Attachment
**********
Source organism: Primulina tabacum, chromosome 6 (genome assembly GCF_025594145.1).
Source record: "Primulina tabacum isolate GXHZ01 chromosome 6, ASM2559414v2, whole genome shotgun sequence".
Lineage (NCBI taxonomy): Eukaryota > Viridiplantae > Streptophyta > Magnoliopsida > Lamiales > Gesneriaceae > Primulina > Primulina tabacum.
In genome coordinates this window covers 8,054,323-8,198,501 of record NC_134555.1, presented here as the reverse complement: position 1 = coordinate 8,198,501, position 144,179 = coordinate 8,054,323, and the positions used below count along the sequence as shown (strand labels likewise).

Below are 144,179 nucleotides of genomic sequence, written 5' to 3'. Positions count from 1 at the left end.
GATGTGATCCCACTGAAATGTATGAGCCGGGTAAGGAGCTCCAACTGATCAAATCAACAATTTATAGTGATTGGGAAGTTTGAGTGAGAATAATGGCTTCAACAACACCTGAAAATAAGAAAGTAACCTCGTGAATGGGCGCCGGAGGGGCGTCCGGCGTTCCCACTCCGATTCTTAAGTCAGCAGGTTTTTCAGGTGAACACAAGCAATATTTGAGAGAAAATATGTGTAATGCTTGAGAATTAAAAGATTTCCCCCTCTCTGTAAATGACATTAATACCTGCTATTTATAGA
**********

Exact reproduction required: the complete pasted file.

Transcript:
Source organism: Primulina tabacum, chromosome 6 (genome assembly GCF_025594145.1).
Source record: "Primulina tabacum isolate GXHZ01 chromosome 6, ASM2559414v2, whole genome shotgun sequence".
Lineage (NCBI taxonomy): Eukaryota > Viridiplantae > Streptophyta > Magnoliopsida > Lamiales > Gesneriaceae > Primulina > Primulina tabacum.
In genome coordinates this window covers 8,054,323-8,198,501 of record NC_134555.1, presented here as the reverse complement: position 1 = coordinate 8,198,501, position 144,179 = coordinate 8,054,323, and the positions used below count along the sequence as shown (strand labels likewise).

Below are 144,179 nucleotides of genomic sequence, written 5' to 3'. Positions count from 1 at the left end.
GATGTGATCCCACTGAAATGTATGAGCCGGGTAAGGAGCTCCAACTGATCAAATCAACAATTTATAGTGATTGGGAAGTTTGAGTGAGAATAATGGCTTCAACAACACCTGAAAATAAGAAAGTAACCTCGTGAATGGGCGCCGGAGGGGCGTCCGGCGTTCCCACTCCGATTCTTAAGTCAGCAGGTTTTTCAGGTGAACACAAGCAATATTTGAGAGAAAATATGTGTAATGCTTGAGAATTAAAAGATTTCCCCCTCTCTGTAAATGACATTAATACCTGCTATTTATAGA